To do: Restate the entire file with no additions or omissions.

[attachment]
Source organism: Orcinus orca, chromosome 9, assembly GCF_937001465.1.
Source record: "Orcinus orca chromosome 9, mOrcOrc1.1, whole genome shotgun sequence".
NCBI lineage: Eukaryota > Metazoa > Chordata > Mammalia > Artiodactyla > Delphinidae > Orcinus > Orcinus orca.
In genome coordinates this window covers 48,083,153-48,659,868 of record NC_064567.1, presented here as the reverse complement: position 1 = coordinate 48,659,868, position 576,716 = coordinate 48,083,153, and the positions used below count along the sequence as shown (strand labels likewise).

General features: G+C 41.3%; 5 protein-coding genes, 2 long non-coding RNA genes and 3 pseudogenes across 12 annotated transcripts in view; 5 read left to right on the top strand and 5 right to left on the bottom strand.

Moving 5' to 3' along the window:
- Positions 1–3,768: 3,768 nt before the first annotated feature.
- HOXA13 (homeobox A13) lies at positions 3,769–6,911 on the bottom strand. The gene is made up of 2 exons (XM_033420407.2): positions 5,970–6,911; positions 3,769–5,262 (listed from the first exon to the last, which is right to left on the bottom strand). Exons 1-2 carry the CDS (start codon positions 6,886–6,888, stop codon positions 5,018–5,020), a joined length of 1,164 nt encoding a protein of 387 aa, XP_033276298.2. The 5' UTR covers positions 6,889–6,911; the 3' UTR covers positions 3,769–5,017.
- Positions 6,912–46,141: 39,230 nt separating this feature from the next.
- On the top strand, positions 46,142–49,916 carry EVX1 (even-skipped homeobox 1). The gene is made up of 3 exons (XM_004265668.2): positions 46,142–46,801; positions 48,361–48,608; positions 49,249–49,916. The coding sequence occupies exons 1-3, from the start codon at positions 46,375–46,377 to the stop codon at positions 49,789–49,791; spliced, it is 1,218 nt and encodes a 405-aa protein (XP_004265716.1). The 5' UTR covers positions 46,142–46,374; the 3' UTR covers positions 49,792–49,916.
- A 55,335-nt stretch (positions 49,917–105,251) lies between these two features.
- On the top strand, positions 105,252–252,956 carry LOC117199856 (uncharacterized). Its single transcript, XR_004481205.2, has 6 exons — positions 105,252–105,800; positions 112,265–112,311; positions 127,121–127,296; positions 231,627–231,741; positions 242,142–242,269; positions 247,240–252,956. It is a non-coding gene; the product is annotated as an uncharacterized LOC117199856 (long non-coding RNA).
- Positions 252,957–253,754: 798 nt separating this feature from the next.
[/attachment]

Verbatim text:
Source organism: Orcinus orca, chromosome 9, assembly GCF_937001465.1.
Source record: "Orcinus orca chromosome 9, mOrcOrc1.1, whole genome shotgun sequence".
NCBI lineage: Eukaryota > Metazoa > Chordata > Mammalia > Artiodactyla > Delphinidae > Orcinus > Orcinus orca.
In genome coordinates this window covers 48,083,153-48,659,868 of record NC_064567.1, presented here as the reverse complement: position 1 = coordinate 48,659,868, position 576,716 = coordinate 48,083,153, and the positions used below count along the sequence as shown (strand labels likewise).

General features: G+C 41.3%; 5 protein-coding genes, 2 long non-coding RNA genes and 3 pseudogenes across 12 annotated transcripts in view; 5 read left to right on the top strand and 5 right to left on the bottom strand.

Moving 5' to 3' along the window:
- Positions 1–3,768: 3,768 nt before the first annotated feature.
- HOXA13 (homeobox A13) lies at positions 3,769–6,911 on the bottom strand. The gene is made up of 2 exons (XM_033420407.2): positions 5,970–6,911; positions 3,769–5,262 (listed from the first exon to the last, which is right to left on the bottom strand). Exons 1-2 carry the CDS (start codon positions 6,886–6,888, stop codon positions 5,018–5,020), a joined length of 1,164 nt encoding a protein of 387 aa, XP_033276298.2. The 5' UTR covers positions 6,889–6,911; the 3' UTR covers positions 3,769–5,017.
- Positions 6,912–46,141: 39,230 nt separating this feature from the next.
- On the top strand, positions 46,142–49,916 carry EVX1 (even-skipped homeobox 1). The gene is made up of 3 exons (XM_004265668.2): positions 46,142–46,801; positions 48,361–48,608; positions 49,249–49,916. The coding sequence occupies exons 1-3, from the start codon at positions 46,375–46,377 to the stop codon at positions 49,789–49,791; spliced, it is 1,218 nt and encodes a 405-aa protein (XP_004265716.1). The 5' UTR covers positions 46,142–46,374; the 3' UTR covers positions 49,792–49,916.
- A 55,335-nt stretch (positions 49,917–105,251) lies between these two features.
- On the top strand, positions 105,252–252,956 carry LOC117199856 (uncharacterized). Its single transcript, XR_004481205.2, has 6 exons — positions 105,252–105,800; positions 112,265–112,311; positions 127,121–127,296; positions 231,627–231,741; positions 242,142–242,269; positions 247,240–252,956. It is a non-coding gene; the product is annotated as an uncharacterized LOC117199856 (long non-coding RNA).
- Positions 252,957–253,754: 798 nt separating this feature from the next.